China's telecoms giant Huawei refutes Australian cyber fears
Telecommunications equipment maker Huawei has criticized Australian Government for its claim that the Chinese firm is a security risk to Australia.
Australian Government recently blocked Huawei from bidding on its ambitious $36 billion-dollar National Broadband Network (NBN) project due to China's reputation for cyber-espionage.
Huawei, which was set up by a former People's Liberation Army engineer, was blocked from bidding after intelligence operatives strongly recommended the government's National Security Committee to do so.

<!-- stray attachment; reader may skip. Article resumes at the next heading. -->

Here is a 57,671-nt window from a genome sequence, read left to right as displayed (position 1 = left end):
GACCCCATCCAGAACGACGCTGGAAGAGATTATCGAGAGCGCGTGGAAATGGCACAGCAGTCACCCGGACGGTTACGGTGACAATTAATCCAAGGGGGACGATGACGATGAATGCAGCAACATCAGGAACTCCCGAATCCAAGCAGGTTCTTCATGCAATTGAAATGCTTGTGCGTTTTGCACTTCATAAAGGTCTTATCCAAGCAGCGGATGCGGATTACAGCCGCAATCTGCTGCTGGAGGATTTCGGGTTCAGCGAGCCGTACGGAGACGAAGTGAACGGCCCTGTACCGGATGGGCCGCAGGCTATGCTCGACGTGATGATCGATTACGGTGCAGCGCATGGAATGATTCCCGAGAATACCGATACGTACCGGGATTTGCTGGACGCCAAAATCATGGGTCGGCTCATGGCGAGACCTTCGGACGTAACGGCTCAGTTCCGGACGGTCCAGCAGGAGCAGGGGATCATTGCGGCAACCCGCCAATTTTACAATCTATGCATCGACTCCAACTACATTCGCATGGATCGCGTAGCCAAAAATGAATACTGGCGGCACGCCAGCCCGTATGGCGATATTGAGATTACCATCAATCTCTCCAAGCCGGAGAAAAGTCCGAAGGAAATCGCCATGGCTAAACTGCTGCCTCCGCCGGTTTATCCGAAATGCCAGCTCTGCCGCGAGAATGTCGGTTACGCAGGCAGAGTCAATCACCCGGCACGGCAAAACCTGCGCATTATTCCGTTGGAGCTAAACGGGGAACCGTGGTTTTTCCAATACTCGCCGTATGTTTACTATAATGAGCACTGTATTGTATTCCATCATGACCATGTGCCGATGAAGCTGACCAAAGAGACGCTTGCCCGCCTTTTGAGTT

But Huawei's Australian chairman John Lord dismissed the cyber fears, saying, "Huawei is not a security risk to Australia. I was very confident when I took up the appointment. I am committed to Huawei."
Australia's longest-serving top diplomat, Downer, said any fears about Huawei being a security risk were complete nonsense and absurd.
Beijing also dismissed Australia’s cyber allegations against Huwaei, describing the fears as groundless.
In 2011, Chinese intelligence agents hacked Australian Prime Minister Julia Gillard’s as well as the then-Foreign Minister Kevin Rudd’s computers.
The U. S. defense & intelligence have long been warning the world of China's involvement in industrial espionage.